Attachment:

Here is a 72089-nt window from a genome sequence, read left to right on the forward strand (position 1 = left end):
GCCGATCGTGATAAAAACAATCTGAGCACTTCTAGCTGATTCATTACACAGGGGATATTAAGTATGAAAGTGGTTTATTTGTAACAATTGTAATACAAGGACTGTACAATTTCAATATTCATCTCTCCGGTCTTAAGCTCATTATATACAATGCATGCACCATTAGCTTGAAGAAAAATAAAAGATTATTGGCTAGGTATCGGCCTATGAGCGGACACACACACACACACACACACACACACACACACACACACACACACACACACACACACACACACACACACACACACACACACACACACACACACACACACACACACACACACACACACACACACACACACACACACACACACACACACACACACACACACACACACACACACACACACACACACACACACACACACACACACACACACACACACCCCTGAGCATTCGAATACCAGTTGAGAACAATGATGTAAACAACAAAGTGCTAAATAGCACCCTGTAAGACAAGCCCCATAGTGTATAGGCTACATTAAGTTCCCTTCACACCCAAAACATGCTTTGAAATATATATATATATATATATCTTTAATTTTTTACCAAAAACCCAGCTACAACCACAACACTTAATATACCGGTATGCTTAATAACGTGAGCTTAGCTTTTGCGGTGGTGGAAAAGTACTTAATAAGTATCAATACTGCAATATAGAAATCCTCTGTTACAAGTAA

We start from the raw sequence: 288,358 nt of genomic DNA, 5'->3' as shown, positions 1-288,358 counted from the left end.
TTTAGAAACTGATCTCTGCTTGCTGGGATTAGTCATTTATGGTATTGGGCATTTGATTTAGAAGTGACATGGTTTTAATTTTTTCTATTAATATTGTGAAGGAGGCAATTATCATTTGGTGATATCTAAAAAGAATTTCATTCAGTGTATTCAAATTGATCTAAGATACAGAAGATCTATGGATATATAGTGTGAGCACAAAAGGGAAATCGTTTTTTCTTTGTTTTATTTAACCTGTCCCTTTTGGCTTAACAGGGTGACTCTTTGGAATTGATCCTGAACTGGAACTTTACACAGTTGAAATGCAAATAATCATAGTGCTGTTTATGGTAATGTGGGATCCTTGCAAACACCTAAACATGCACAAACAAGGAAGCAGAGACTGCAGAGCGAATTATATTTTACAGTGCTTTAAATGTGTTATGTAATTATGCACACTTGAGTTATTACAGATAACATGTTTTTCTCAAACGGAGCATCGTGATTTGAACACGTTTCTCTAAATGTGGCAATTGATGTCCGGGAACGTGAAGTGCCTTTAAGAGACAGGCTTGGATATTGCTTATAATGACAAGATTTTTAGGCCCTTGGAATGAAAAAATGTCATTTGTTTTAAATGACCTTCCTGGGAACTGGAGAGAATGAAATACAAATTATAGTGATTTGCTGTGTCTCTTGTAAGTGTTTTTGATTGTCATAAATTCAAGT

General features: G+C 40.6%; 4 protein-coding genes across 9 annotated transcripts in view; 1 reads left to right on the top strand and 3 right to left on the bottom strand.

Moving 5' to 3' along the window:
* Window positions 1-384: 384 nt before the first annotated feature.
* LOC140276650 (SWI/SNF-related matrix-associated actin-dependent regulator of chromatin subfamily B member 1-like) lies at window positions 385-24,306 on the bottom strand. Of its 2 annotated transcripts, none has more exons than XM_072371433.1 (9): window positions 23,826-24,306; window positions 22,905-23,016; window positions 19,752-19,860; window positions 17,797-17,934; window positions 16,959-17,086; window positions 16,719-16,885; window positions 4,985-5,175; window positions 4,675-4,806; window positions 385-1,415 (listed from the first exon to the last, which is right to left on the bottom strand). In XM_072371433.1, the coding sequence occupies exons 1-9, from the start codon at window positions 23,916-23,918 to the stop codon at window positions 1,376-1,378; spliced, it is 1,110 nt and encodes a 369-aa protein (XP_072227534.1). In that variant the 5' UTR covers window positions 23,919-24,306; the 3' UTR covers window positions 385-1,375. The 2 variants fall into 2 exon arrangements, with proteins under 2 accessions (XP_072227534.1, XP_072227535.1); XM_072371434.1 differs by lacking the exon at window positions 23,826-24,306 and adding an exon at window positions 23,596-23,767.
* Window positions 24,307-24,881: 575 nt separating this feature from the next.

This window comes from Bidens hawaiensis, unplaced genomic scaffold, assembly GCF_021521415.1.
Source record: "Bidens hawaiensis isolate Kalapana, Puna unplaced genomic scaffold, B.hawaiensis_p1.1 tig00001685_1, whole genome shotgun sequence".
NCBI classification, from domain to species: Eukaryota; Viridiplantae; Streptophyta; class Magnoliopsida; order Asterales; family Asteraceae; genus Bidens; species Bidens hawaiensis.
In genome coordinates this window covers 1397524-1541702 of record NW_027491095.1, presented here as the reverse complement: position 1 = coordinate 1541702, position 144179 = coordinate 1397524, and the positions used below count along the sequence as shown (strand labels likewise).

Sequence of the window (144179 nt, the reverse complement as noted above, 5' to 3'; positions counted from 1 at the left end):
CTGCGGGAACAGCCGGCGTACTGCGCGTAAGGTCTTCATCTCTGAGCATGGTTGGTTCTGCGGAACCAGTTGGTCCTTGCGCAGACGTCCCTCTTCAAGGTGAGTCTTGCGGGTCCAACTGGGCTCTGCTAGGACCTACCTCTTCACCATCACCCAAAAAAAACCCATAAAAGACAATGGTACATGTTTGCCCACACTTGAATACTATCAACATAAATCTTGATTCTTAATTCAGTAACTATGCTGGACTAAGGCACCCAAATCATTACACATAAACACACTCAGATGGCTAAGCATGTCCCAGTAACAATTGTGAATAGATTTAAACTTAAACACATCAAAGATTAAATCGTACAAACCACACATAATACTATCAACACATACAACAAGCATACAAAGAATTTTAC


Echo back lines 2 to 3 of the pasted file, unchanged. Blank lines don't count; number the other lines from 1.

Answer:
GCCGATCGTGATAAAAACAATCTGAGCACTTCTAGCTGATTCATTACACAGGGGATATTAAGTATGAAAGTGGTTTATTTGTAACAATTGTAATACAAGGACTGTACAATTTCAATATTCATCTCTCCGGTCTTAAGCTCATTATATACAATGCATGCACCATTAGCTTGAAGAAAAATAAAAGATTATTGGCTAGGTATCGGCCTATGAGCGGACACACACACACACACACACACACACACACACACACACACACACACACACACACACACACACACACACACACACACACACACACACACACACACACACACACACACACACACACACACACACACACACACACACACACACACACACACACACACACACACACACACACACACACACACACACACACACACACACACACACACACACACACACACCCCTGAGCATTCGAATACCAGTTGAGAACAATGATGTAAACAACAAAGTGCTAAATAGCACCCTGTAAGACAAGCCCCATAGTGTATAGGCTACATTAAGTTCCCTTCACACCCAAAACATGCTTTGAAATATATATATATATATATATCTTTAATTTTTTACCAAAAACCCAGCTACAACCACAACACTTAATATACCGGTATGCTTAATAACGTGAGCTTAGCTTTTGCGGTGGTGGAAAAGTACTTAATAAGTATCAATACTGCAATATAGAAATCCTCTGTTACAAGTAA

We start from the raw sequence: 288,358 nt of genomic DNA, 5'->3' as shown, positions 1-288,358 counted from the left end.